There are conflicting figures on the amount of ivory stockpiles held in the region since governments are normally reluctant to disclose the exact figures.

“The amount held cannot be disclosed for now. This is a security matter but we are assuring Kenyans that the ivory in our custody is safe,” says Paul Gathitu, the Kenya Wildlife Service spokesman.

Mr Gathitu says Kenya has an established system of managing and securing government trophy stockpiles, adding that conservationists should not worry much.

“The trophies seized are promptly weighed and appropriately marked with a unique number and information entered into a register for safe keeping,” he adds.

According to the KWS spokesman, if the country decides to dispose the stockpiles in future, the mechanism would follow the procurement and disposal procedures of both Kenya and the Convention on International Trade in Endangered Species (Cites).

Michael Gachanja, the executive director of the East African Wildlife Society, has no problem with stockpiling so long as the countries concerned ensure the products stored are secure.

“Countries must ensure that adequate security is in place so that ivory is not stolen and sold in the black market. It is what East African countries and others must do,” says Mr Gachanja.

Though burning confiscated ivory sends a clear message to the world on the government’s stand against poaching, the executive director argues that setting them ablaze frequently shows a country’s inability to secure its stockpiles.

“Countries must ensure their security apparatus is operating well. If this is done we would not worry about ivory being stolen from strong rooms,” he adds.

Tanzania is one of the countries with the largest caches of ivory not only in Africa but also in the world. However, the country has never burned its stockpiles.

In 2012 investigative journalist, Aidan Hartley, gained rare access to Tanzania’s warehouse, which held 90 metric tonnes of ivory valued at about $50million at that time. The amount in store has, however increased since 2012.

Unlike Kenya, Tanzania has always pushed for the sale of seized ivory and rhino horns, arguing that the money received could help in conservation efforts. Though the Tanzanian government has resisted pressure to burn its stockpile voluntarily, its officials have repeated that the country was ready to sell to any environmental organisation that wants to burn it.

In 2010, for example, the country unsuccessfully applied to Cites to be allowed to sell 90,000kg of its stockpile, then valued at $20 million.

At that time Tanzania teamed up with Zambia to push for a one-off sale arguing that their elephant populations were healthy and money received would be used for wildlife conservation. Their application was however rejected by Cites Conference of the Parties held, the same year, in Doha Qatar.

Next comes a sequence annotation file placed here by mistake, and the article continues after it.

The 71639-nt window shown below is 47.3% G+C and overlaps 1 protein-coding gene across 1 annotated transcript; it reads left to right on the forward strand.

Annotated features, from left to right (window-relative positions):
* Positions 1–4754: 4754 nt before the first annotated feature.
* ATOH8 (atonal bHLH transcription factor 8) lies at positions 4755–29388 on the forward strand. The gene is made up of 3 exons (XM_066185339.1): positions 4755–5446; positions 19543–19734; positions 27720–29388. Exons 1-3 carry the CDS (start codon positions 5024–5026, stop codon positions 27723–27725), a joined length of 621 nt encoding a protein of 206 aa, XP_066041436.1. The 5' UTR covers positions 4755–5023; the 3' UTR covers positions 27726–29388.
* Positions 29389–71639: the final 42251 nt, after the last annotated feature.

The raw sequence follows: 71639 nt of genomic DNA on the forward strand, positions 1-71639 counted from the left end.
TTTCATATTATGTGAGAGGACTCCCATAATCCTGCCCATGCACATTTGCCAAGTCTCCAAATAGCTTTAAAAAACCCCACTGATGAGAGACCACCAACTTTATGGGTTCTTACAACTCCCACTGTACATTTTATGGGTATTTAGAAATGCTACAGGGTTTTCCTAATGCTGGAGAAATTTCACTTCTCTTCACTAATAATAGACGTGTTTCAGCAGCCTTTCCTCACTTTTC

The rejection came after Kenya led other countries in putting up a spirited campaign to shoot down the Tanzania/Zambia request. The move by Kenya irked its neighbour, which accused it of betrayal. Countries wanting to sell their ivory stockpiles must garner the support of at least two-thirds of the 176 Cites member states.

In 2012, Tanzania again applied for a one-off sale of more than 100 tonnes of ivory to China and Japan, saying it would use the proceeds for elephant conservation. The application was, however, not discussed by Cites since the East African country withdrew the request, the following year, after heavy criticism from conservationists.

It seemed Tanzania was seriously considering burning its stockpiles, when President Jakaya Kikwete spoke strongly against illegal ivory trade at the London Conference on Illegal Wildlife Trade early last year. At the conference, Tanzania and other elephant range states made a commitment to ensure that stockpiles seized are put beyond economic use. The push to burn the stockpile have since weakened.

Despite the differences in opinion on how to deal with seized ivory, Mr Gathitu, says East African countries are collaborating well in the fight against poaching,  adding that the cross-border initiative, which uses regional and international arrangements such as the Lusaka Agreement Taskforce and Interpol, has recorded success.

Cross-border initiatives aside, Dr Kahumbu maintains it is time East African countries seriously considered burning their ivory stockpiles to maintain the tempo in the global campaign against poaching.

Though challenges remain, Mr Gathitu maintains that Kenya is making progress in the fight against poaching, adding that elephants and rhinos killed by poachers are on the decline. As at the end of last year, the country had lost 142 elephants and 30 rhinos to poachers compared to 302 elephants and 50 rhinos killed in 2013.

Poaching aside, other challenges Kenya faces in conserving its wildlife are habitat loss and land fragmentation due to population increase. The problem has led to increased human-wildlife conflict, which has led to more animal deaths.

However, East African countries will have to do more in ensuring ivory and rhino horns stockpiles are safe and away from unscrupulous individuals to win over sceptics.